Château de Miolans
Location: Saint-Pierre-d'Albigny, in the Savoie departement of France (Rhone-Alpes Region).
Built: 11th century.
Ownership / Access: Privately owned.
ISMH Reference Number: PA00118304.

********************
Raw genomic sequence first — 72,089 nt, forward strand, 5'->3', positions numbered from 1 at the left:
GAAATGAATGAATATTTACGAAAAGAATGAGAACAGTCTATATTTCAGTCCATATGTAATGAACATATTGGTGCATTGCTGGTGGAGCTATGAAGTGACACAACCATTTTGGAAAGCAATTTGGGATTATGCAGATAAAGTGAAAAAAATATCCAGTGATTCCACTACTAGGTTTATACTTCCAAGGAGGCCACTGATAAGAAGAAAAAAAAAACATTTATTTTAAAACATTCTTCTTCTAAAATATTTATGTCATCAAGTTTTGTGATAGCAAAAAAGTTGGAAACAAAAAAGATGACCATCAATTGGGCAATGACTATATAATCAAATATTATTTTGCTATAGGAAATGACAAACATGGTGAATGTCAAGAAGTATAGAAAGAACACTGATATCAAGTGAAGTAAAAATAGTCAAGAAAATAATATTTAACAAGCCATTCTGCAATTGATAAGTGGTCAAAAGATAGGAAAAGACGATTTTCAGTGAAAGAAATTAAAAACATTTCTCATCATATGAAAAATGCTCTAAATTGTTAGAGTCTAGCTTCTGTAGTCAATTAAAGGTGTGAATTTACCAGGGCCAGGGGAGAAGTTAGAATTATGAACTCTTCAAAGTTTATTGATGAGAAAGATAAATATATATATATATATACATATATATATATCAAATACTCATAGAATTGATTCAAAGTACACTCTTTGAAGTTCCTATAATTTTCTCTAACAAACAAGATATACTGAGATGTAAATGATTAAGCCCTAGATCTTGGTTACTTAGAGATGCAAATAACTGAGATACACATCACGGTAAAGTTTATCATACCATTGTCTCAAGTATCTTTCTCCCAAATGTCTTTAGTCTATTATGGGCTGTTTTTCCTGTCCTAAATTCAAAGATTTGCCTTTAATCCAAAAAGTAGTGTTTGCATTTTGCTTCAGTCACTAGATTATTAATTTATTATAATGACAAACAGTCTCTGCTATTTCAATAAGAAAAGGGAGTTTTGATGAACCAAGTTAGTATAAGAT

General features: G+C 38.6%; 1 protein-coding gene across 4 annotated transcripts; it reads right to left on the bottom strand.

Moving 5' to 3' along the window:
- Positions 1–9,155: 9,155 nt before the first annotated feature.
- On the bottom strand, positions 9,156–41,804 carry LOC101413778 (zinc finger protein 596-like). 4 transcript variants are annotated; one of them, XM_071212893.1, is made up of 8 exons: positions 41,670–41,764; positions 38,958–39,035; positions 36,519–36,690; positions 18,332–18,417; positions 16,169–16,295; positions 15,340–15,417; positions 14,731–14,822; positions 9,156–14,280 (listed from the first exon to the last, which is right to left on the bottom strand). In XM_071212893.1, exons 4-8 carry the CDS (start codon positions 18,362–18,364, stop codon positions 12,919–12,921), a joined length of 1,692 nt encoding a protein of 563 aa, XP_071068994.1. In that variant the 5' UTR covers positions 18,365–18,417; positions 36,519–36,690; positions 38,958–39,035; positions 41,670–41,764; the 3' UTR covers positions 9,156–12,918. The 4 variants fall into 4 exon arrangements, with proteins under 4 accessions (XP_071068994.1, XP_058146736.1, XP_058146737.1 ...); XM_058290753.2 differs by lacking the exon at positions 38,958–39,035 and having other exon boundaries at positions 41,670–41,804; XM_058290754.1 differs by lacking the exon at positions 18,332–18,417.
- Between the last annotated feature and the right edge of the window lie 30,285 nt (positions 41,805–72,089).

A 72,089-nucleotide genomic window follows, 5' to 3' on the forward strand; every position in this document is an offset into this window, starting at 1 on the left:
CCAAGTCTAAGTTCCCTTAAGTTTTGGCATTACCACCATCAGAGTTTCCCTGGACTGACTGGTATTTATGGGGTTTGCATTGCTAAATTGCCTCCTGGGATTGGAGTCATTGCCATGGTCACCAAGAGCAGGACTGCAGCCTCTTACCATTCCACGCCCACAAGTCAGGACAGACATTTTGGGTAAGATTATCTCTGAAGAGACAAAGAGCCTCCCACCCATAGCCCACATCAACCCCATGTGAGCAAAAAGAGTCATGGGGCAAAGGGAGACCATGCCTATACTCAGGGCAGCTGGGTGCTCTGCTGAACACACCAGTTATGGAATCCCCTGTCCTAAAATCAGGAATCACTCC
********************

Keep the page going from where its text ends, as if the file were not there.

Notes: The Château de Miolans is an ancient castle located in France in the municipality of Saint-Pierre-d'Albigny in the Savoie region in Auvergne-Rhône-Alpes. Built in the eleventh century in the Combe de Savoie at the gates of the valleys of the Maurienne and Tarentaise, it is the center of the lordship and barony of Miolans. The castle is the subject of a classification as historical monuments by decree of May 16, 1944. From 1987 to 1989, the site serves as a backdrop for some scenes of the TV series William Tell. Leon Menabrea fact in 1865 the following description: "This rock rises perpendicularly, to a prodigious height; two huge towers, a different architecture, dominate the mass of the building; a double row of ditches, a triple city walls once defended this mansion on the one side where he could be attacked; it took four hours of hard walking before reaching the dungeon. These buildings, most of which is still standing, obviously belong to different periods; Here we recognize the area of the feudal lord, instead of war, the state prison. " The site is 200 meters long, 60 80 meters large4. The defense system of the castle consisted of four successive ditches (see 5), (or 3) drawbridges, 5 door, at least two harrows. The castle entrance is through the gatehouse, decorated with coats of arms of lords Miolans says "Gate of hell" real trap for the attackers who remained trapped under the fire of the defenders. After passing this obstacle, a ramp, exposed to fire defense of a covered gallery, pierced gunboats and dominated by the walkway, allowed to reach the lower courtyard, protected by a solid polygonal enclosure flanked by towers fourteenth and fifteenth siècles14 whose tower of the Backup. This enclosure now houses modern home and the chapel. A fountain decorates the courtyard. The keep or main tower, quadrangular thirteenth century top six floors, insulated from the lower court by a deep moat, rises in the most remote point in the connection of the lower court and the high court, that they dominate all its mass. It is reinforced by four turrets serving as buttresses. In the High Court, the dungeon, have only the name. This room of about 3 m deep opens after you've walked into a low corridor. This is probably a simple cold to keep blocks of ice for the warm seasons. The "blood stains" found on the ceiling are only due to the presence of ferrous minerals which have rusty due to moisture. A small window cliff side completes the package.
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